The move has been prompted by the unregulated sale and use of various supplements
Guidelines: All health products that claim to have medicinal properties to cure or treat various illnesses will have to be registered with the Drug Regulatory Authority (DRA), as required by the recently released health supplement guidelines.
Following unregulated availability and use of health supplements, like weight loss products and nutritional supplements, DRA drafted the guidelines to help the authority regulate such products in the market henceforth.
DRA officials said if ingredients or therapeutic value of the health supplements exceed the World Health Organisation standards, it must be considered a medicine, which means it needs to be registered.
“We’ll regulate the products in the market in line with the guidelines,” drug controller Sonam Dorji said. “The guideline will also help us understand whether or not the products are of medicinal purpose.”
In absence of a guideline earlier, DRA termed such health products as ‘borderline products’, as they were neither under food nor medicine category. DRA has always maintained that the increasing health products in the market were a concern.
The guideline defines health supplement as any products used to supplement a diet with benefits beyond those of normal food, or to support or maintain the healthy functions of the human body. They include nutritional and herbal/botanical products and others with medicinal claims of general well being. The products can be administered in small unit dosage like capsules, powders, soft gels, tablets or liquid dosage.
However, the products should not contain substances above the specified limit. Besides, the products should be of acceptable standards of quality, have adequate shelf life, proper packaging, and labelling. The products should be manufactured from manufacturers, who take responsibility in ensuring that products are safe and the label information is not misleading.
The guideline prohibits advertisement or promotion of any health supplement for medicinal purposes like treatment and prevention of any disease or disorder. The health supplements’ claims must not encourage or condone excess consumption of a food, state, suggest or imply that a balanced and varied diet cannot provide appropriate quantities of nutrients and make reference to recommendations of individual doctors or health professionals, among others.
Today, the market is flooded with products, like nutritional supplements and weight loss products in various forms that are fast gaining popularity among consumers. The products come in the form of liquid, tea, coffee, and capsules. Imported from India, Thailand, China, Taiwan, and the Middle East, the products usually boast of several benefits.
Pharmaceutical, groceries, and garment shops all sell them. Some products are not labelled in English, while some come with a host of advice on the labels, like avoiding alcohol, fatty food and following an exercise regime while using it.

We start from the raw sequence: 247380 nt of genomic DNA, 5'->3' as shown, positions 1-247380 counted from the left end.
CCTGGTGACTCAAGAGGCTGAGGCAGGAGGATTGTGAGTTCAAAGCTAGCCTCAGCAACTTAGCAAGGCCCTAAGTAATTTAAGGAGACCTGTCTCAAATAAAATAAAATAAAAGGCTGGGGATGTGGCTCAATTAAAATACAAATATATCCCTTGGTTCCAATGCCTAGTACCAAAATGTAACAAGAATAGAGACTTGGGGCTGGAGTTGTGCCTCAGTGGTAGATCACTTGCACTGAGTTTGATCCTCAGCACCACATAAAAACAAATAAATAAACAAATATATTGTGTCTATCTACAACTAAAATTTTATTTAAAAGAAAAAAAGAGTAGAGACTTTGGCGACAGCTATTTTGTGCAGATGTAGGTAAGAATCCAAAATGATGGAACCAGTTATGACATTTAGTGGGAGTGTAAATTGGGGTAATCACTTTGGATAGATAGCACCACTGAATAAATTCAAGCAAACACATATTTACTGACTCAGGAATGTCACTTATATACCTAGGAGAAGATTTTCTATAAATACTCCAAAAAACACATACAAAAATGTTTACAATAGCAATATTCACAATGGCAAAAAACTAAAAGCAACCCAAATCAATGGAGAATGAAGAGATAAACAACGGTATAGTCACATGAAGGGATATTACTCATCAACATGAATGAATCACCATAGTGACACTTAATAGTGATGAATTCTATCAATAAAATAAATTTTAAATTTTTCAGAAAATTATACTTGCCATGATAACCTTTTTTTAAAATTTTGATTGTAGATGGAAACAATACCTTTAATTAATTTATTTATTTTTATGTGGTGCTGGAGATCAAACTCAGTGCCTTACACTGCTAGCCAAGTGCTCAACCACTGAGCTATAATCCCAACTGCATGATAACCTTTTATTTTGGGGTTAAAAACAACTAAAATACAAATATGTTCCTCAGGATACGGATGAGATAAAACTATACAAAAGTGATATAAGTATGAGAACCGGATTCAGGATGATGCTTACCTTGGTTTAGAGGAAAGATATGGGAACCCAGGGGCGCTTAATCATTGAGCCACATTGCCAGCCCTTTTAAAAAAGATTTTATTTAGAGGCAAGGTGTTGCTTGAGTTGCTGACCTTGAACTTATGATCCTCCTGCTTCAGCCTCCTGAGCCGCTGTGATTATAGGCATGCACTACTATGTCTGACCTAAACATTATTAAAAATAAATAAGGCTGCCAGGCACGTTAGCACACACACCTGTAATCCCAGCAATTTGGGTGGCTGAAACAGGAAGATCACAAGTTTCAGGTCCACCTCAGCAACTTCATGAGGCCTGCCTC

With such concerns, DRA had also put forward the issue to health ministry’s medical board, after which they came up with a comprehensive guideline.
Some consumers, who used the products, complained of several side effects, but said they hadn’t raised the issue to the concerned agencies.
However, with the guideline in place now, consumers can report any adverse reaction or side effects related to the use of the health supplements to DRA’s national pharmacovigilance centre. Besides consumers or patients, health professionals or a competent person can also lodge a complaint with the centre.
Only if the products meet the specified levels in the guidelines, pharmacies and grocery shops are allowed to sell them.
“If the product makes specific clinical claims, clinical evidence supported by research or literature review (including traditional knowledge) must be submitted,” the guideline states.
A pharmaceutical shop owner in town said DRA had taken samples of the products available in the market although they haven’t started monitoring yet.
“We’ve stopped importing products that has side effects like the weight loss product in the form of coffee,” a shop owner in town said. “But other slimming products available are laxatives, which is not a concern.”
Although the guideline would help DRA officials to regulate the health products, officials said it would require coordination among all stakeholders.
“Lack of coordination among agencies hamper monitoring of such products,” drug controller Sonam Dorji said, adding that monitoring of health supplements also involves Bhutan Agriculture and Food Regulatory Authority’s (BAFRA) role. “But it’s ambitious at present.”
However, BAFRA officials said the role of monitoring of such products in the market lies with DRA. “We don’t monitor such products as of now, we focus more on food safety issues,” an official said.
By Kinga Dema